10

I see a lot of the time that the same settings can be specified in both main.cf, and also in master.cf using the -o prefix.

My question is, does one override the other, and if so, which file is given priority if the same setting (with a different value) is found in both?

For instance, if

smtpd_tls_auth_only=yes

was specified in main.cf, but

-o smtpd_tls_auth_only=no 

was specified in master.cf, which one would postfix pay attention to?

10

As documented,

-o name=value
                 Override  the  named  main.cf  configuration
                 parameter.

main.cf sets the default values used by all services defined in master.cf; -o options in master.cf can override these on a per-service basis.

  • Aha! So it is in black and white. I just didn't read far enough in to it. :-/ – Dale Anderson Jan 4 '13 at 10:55
4

Basically settings in main.cf are valid and used globally unless they are overridden in master.cf for specific Postfix daemons (smtpd, trivial-rewrite, cleanup, pickup, ...). You may specify, for example, smtp_tls_security_level = may in main.cf and disable it for the submission port bound to localhost for the smtpd daemon:

localhost:submission inet n       -       -       -       -       smtpd
  -o smtpd_tls_security_level=none

But for the submission port on an external IP address you may enforce encryption:

1.2.3.4:submission inet n       -       -       -       -       smtpd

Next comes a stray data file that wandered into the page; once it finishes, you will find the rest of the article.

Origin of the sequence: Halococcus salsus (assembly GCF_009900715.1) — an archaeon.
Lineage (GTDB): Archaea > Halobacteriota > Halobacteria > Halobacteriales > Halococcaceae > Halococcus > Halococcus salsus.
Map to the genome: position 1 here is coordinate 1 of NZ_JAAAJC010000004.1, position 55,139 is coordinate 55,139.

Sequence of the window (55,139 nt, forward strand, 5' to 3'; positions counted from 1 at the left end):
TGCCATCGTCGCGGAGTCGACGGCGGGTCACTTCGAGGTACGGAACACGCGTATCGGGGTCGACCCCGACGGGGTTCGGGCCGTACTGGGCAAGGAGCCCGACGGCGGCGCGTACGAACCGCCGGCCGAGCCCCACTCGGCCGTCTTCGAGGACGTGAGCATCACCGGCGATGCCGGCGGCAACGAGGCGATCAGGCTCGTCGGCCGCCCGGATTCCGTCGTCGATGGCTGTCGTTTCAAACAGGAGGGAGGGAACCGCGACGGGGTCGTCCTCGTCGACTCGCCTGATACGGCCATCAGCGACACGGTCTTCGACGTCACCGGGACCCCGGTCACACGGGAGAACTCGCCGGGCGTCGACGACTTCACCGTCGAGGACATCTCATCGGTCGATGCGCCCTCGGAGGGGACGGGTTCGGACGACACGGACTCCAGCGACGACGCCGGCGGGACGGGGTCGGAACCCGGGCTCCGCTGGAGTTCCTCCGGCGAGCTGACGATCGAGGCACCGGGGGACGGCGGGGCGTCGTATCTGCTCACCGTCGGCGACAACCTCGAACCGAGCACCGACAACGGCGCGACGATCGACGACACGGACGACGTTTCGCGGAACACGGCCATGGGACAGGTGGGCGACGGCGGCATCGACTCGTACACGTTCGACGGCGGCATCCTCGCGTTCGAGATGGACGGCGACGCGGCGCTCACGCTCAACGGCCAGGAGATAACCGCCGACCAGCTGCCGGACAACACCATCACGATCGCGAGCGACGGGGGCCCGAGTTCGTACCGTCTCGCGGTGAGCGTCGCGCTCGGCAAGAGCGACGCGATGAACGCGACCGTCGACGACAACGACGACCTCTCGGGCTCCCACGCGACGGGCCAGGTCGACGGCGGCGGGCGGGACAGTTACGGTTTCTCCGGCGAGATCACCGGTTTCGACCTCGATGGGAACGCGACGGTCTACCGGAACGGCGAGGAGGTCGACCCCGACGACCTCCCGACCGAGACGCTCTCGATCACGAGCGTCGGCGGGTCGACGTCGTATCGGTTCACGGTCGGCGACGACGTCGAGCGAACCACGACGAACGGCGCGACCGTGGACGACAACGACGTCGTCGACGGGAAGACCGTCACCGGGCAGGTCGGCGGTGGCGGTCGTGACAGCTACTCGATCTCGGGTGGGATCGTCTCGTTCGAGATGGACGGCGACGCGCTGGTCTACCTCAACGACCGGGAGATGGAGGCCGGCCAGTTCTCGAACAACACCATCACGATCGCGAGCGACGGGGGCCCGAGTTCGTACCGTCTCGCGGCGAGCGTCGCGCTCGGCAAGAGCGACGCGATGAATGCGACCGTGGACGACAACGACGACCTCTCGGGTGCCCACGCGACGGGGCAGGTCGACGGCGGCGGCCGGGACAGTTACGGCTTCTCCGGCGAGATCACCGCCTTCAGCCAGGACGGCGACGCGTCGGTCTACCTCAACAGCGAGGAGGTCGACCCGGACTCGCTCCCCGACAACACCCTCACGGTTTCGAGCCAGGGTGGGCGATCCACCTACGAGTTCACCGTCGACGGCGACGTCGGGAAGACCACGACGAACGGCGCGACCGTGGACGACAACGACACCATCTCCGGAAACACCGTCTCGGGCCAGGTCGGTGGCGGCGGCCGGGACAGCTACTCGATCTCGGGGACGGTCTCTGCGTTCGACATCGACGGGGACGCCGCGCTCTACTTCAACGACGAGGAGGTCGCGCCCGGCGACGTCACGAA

-o smtpd_tls_security_level=encrypt
  -o ...

In certain situations you might have to override a global setting, for example when using Amavisd, address mappings (alias expansion, etc) need to be disabled when sending mail through the Amavisd smtpd daemon. Otherwise recipients might receive duplicate messages:

127.0.0.1:10025 inet    n       -       -       -       -       smtpd
  -o content_filter=
  -o ...
  -o receive_override_options=no_header_body_checks,no_unknown_recipient_checks,no_address_mappings
  -o ...

Of course, during regular operation, outside of Amavis, you want address mappings, so by default they are enabled in main.cf.

  • 1
    You cannot simply set a new IP:port for a service; this creates a second instance of the service, with the same name (potentially confusing), and is more than likely outside the OPs purview. If you do duplicate services, always set -o syslog_name=secondservice to distinguish the service in your logs. – adaptr Jan 4 '13 at 10:43
  • Thanks for the comment, but I am well aware of that. Multiple instances of services are necessary when hosting multiple domains with different SSL certificates and therefore different IP addresses. I simply gave a real-world example where one would override settings from main.cf in master.cf. – daff Jan 4 '13 at 12:36
  • It didn't answer the OP's question, and did not include the syslog_name change I explained above. I'd not consider this "real-world" and fail to see where "SSL certificates" enter into it. – adaptr Jan 4 '13 at 14:10
  • I answerd OP's question in my first sentence. And yes, it is a real-world example, taken from one of our Postfix servers hosting 18 domains. "SSL certificates" enter into it since there is no such thing as SSL name-based virtual hosting in Postfix (in practice), so one needs to assign one IP address per domain. Otherwise there is no way to present correct SSL certificates to clients. To do that multiple instances of the smtpd service are needed, each with different settings for myhostname, smtpd_tls_key_file, smtpd_tls_cert_file and so on. Those settings are overrides of main.cf. – daff Jan 4 '13 at 15:37

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